The long-awaited UN report on China’s Xinjiang region, released at the last minute on Wednesday, cites possible “crimes against humanity” and “credible evidence” of torture and sexual violence committed against the Uighur minority and calls on the international community to act.
“The extent of arbitrary and discriminatory detention of members of the Uighurs and other predominantly Muslim groups may constitute international crimes, in particular crimes against humanity,” the just under 50-page report states in its conclusions.
While it does not appear to include any revelations in relation to what was already known about the situation in Xinjiang, this document brings the UN’s seal of approval to the long-standing accusations against the Chinese authorities.
Its publication had been the subject of intense pressure from supporters to implement it – notably from the United States and major human rights NGOs – and, conversely, to prevent it from seeing the light of day from Beijing, which views the report as a “farce” orchestrated by the West, led by Washington.
Torture, sexual violence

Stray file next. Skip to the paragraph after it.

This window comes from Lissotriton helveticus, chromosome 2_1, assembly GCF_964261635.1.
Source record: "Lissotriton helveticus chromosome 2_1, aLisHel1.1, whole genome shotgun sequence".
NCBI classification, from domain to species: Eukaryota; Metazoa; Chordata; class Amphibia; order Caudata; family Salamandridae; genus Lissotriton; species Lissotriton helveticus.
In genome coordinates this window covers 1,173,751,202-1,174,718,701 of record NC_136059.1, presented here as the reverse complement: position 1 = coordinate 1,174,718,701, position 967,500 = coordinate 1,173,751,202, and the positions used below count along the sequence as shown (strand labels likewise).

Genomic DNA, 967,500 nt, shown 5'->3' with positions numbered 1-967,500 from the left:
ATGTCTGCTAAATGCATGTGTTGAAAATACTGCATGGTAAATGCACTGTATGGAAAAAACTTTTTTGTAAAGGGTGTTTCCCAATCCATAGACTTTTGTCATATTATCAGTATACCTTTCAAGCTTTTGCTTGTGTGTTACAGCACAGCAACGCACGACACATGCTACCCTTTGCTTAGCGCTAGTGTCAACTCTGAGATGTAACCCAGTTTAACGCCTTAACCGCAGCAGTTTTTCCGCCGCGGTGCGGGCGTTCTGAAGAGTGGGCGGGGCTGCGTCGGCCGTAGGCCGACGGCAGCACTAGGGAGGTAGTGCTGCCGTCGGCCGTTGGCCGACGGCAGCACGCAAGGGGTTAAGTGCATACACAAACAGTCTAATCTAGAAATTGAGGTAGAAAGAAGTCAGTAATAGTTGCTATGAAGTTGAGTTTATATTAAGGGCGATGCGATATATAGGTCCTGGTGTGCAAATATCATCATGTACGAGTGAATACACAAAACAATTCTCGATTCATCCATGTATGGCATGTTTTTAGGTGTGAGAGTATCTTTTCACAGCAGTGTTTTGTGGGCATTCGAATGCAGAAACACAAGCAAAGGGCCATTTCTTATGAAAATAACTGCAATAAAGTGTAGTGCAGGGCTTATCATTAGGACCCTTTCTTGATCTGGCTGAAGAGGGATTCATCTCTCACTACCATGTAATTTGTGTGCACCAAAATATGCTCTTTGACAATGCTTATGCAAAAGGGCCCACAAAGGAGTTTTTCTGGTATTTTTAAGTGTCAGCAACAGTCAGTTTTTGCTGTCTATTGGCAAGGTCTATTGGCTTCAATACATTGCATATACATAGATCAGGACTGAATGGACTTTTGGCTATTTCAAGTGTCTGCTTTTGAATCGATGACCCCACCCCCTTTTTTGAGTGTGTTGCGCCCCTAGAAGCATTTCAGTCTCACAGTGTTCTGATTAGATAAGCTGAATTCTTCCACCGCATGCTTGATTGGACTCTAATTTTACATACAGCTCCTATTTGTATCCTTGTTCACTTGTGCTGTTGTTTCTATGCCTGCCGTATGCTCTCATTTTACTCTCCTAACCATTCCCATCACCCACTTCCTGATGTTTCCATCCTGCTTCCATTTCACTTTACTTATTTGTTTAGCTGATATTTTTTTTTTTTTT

In this document, the UN called on the international community to take urgent action in the face of accusations of torture and sexual violence in the Chinese region of Xinjiang, which the organization considers credible.
“Allegations of recurrent practices of torture or ill-treatment, including forced medical treatment and poor detention conditions, are credible, as are individual allegations of sexual and gender-based violence,” the UN High Commissioner for Human Rights wrote in the report.
“Better late than never. It will be a decisive moment,” Sophie Richardson, China director of the NGO Human Rights Watch, told AFP before the document was released. She believed that it would show “that no state is above the law”.
More than the content, it is the existence and the publication of the document that is important to him, because it will force the United Nations Human Rights Council to take up the matter.
Accusations of genocide
A quick search of the UN text does not turn up the word “genocide”, but rather an accusation made against Beijing by the US government. In January, the French National Assembly, following in the footsteps of the United Kingdom, the Netherlands and Canada, also described China’s treatment of the Uighurs as “genocide”.
Western studies, based on interpretations of official documents, testimonies of alleged victims and statistical extrapolations, accuse Beijing of having interned at least one million people, mostly Uighurs, in “camps”, of carrying out “forced” sterilizations and abortions, and of imposing “forced labour”.